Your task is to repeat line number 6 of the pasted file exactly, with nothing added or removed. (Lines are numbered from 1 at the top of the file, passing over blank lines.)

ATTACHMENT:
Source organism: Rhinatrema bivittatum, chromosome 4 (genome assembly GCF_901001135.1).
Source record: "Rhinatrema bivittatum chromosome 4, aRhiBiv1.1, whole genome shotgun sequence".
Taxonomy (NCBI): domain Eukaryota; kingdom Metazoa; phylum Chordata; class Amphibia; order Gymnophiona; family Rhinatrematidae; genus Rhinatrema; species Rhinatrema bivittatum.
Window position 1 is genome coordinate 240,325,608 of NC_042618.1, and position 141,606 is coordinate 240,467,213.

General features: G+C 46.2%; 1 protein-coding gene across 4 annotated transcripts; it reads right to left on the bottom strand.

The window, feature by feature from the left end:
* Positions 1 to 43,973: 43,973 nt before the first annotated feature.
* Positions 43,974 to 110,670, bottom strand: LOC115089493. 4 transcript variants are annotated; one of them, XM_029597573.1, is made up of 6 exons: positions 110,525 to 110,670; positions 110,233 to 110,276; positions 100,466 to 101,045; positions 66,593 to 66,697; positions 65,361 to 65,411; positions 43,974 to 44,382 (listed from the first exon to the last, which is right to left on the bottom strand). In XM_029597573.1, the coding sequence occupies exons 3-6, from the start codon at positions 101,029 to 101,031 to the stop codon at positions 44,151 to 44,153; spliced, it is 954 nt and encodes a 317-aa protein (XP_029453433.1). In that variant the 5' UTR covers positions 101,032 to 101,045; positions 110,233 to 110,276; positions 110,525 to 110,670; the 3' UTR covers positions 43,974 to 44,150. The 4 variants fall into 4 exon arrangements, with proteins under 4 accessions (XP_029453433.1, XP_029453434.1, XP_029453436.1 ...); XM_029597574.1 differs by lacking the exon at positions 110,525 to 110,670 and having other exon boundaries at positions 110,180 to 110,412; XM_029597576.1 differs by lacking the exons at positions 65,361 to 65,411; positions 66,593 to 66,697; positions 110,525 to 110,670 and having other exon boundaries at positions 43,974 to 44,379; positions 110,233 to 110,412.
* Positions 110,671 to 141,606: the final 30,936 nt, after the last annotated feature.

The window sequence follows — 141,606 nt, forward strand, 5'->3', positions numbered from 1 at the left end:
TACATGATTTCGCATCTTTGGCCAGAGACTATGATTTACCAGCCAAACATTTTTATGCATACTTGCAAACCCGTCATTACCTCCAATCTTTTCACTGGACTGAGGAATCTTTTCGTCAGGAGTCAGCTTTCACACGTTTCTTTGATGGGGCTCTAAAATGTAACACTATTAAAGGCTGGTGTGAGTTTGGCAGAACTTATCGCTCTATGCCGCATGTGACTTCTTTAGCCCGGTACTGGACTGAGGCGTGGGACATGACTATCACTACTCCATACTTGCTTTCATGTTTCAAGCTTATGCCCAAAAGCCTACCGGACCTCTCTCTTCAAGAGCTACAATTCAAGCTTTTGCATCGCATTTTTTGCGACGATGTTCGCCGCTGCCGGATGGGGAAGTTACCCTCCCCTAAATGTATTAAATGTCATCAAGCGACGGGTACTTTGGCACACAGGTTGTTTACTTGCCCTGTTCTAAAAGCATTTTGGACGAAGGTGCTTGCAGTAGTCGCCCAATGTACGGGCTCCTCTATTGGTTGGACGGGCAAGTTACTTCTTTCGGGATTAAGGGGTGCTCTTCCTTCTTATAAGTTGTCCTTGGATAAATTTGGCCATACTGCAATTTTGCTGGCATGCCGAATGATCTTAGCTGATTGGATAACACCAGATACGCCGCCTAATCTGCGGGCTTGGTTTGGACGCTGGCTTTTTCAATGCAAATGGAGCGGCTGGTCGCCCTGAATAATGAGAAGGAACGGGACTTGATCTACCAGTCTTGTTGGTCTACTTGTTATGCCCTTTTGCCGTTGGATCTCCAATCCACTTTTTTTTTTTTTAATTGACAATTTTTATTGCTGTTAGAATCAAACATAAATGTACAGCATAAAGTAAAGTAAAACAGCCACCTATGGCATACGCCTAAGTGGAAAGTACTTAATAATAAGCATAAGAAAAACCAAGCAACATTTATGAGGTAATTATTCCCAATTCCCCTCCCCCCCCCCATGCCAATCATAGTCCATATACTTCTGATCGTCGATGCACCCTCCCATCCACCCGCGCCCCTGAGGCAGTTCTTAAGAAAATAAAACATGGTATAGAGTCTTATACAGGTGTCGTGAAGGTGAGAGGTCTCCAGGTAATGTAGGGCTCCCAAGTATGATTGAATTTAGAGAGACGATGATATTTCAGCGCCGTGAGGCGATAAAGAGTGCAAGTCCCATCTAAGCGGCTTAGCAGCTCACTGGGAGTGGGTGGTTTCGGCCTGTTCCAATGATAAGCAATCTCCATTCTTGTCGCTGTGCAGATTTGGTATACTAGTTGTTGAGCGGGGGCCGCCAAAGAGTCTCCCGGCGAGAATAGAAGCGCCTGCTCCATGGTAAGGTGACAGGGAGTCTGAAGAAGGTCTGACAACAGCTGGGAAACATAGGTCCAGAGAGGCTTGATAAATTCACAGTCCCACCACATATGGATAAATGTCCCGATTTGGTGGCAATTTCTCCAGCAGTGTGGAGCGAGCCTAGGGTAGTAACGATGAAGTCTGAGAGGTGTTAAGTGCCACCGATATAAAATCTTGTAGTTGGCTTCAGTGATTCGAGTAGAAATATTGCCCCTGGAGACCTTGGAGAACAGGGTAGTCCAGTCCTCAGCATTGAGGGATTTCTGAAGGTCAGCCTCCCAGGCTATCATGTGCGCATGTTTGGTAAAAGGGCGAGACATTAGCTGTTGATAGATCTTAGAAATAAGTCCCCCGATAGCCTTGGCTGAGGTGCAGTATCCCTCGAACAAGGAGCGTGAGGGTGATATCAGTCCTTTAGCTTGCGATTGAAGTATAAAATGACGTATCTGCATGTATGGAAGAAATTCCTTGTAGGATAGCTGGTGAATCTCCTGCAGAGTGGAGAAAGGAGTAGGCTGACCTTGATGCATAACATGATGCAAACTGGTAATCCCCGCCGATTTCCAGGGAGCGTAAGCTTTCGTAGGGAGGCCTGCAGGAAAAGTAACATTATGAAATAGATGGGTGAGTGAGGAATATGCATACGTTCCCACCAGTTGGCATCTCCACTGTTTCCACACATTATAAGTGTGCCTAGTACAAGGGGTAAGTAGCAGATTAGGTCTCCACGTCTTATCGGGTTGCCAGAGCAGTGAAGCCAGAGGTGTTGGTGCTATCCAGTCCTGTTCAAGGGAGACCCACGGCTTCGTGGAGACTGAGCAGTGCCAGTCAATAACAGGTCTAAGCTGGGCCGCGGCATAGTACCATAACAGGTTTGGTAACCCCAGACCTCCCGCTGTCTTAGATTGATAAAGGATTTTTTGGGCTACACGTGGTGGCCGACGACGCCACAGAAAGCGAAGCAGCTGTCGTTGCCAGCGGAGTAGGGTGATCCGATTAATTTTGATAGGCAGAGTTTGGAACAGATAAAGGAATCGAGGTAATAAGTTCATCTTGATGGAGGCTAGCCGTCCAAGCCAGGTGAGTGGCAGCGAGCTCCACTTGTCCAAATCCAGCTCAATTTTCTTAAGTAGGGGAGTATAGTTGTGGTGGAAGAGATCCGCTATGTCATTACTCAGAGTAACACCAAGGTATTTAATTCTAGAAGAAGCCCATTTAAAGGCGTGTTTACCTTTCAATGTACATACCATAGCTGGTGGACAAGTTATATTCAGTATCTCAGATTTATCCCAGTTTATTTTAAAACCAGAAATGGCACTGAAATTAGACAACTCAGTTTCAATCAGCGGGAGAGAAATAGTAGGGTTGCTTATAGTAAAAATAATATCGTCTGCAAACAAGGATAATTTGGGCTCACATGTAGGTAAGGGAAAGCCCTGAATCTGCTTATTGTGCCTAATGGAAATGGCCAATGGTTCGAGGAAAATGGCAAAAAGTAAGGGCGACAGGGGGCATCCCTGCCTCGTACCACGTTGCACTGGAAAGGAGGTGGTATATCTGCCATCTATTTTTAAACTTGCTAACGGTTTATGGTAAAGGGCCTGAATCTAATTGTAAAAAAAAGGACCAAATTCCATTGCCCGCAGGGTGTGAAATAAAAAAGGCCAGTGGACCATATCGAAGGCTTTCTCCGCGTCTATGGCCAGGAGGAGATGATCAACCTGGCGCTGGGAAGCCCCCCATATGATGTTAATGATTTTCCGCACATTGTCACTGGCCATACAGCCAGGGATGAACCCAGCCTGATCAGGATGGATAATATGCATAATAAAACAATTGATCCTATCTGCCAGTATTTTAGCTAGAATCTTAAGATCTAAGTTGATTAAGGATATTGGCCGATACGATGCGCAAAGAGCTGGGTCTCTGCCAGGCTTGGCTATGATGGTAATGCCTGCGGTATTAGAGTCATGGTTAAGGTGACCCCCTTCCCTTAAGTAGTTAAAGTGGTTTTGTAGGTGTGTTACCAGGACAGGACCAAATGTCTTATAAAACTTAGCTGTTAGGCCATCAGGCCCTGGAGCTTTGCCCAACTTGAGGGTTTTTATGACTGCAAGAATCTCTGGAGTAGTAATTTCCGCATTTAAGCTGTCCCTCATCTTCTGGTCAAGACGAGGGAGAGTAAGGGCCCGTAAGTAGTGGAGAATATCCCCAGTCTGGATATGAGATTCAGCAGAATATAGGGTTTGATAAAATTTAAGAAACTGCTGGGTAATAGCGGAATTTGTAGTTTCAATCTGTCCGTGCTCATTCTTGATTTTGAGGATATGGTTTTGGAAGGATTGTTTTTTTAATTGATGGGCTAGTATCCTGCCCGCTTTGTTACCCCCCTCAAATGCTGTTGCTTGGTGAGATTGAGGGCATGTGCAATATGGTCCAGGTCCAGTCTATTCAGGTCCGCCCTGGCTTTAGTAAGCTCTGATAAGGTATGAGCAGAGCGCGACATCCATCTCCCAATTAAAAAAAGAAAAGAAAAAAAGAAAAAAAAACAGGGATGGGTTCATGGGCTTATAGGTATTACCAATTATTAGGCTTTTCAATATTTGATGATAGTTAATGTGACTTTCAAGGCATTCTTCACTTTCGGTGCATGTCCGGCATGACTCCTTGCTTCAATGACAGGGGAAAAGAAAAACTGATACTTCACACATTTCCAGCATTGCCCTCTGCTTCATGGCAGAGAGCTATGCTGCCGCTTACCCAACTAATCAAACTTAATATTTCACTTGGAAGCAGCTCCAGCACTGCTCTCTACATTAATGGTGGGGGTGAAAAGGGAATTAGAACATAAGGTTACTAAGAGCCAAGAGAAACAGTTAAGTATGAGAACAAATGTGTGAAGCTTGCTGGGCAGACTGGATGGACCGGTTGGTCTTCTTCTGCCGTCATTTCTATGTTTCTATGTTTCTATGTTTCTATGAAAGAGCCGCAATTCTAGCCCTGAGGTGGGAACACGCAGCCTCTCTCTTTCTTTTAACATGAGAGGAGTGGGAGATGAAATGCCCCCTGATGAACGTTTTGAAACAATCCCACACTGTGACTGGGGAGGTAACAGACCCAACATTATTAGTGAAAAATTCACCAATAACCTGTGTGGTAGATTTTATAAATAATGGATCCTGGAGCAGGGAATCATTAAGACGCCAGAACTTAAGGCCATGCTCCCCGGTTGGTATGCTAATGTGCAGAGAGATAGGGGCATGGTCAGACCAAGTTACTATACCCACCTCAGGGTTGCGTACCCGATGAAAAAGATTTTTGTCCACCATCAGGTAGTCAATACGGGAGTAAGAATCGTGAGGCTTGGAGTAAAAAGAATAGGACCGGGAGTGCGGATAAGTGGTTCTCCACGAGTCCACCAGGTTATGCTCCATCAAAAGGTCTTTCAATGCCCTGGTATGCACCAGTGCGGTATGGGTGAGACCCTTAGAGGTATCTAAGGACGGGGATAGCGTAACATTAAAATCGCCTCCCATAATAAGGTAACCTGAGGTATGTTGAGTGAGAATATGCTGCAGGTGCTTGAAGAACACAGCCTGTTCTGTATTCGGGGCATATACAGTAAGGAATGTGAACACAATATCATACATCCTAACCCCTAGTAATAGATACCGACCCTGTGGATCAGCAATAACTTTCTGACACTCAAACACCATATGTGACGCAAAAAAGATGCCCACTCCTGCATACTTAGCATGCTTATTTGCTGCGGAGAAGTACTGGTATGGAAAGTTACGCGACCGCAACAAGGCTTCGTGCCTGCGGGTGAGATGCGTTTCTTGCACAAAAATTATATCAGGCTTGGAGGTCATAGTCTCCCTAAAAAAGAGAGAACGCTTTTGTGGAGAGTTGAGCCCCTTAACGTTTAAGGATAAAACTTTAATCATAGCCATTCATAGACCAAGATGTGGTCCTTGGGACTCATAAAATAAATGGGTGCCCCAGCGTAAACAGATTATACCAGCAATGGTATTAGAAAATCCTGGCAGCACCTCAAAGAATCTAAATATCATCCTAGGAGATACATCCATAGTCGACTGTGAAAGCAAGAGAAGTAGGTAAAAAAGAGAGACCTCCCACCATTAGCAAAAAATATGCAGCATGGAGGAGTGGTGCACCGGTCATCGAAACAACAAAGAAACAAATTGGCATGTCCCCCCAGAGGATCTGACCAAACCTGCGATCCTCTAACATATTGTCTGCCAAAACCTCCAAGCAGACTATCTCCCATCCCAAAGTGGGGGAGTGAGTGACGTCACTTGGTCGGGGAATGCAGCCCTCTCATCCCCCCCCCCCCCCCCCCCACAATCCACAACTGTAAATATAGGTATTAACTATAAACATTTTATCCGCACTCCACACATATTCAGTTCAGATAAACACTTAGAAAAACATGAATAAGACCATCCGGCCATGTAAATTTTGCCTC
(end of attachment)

The window, feature by feature from the left end: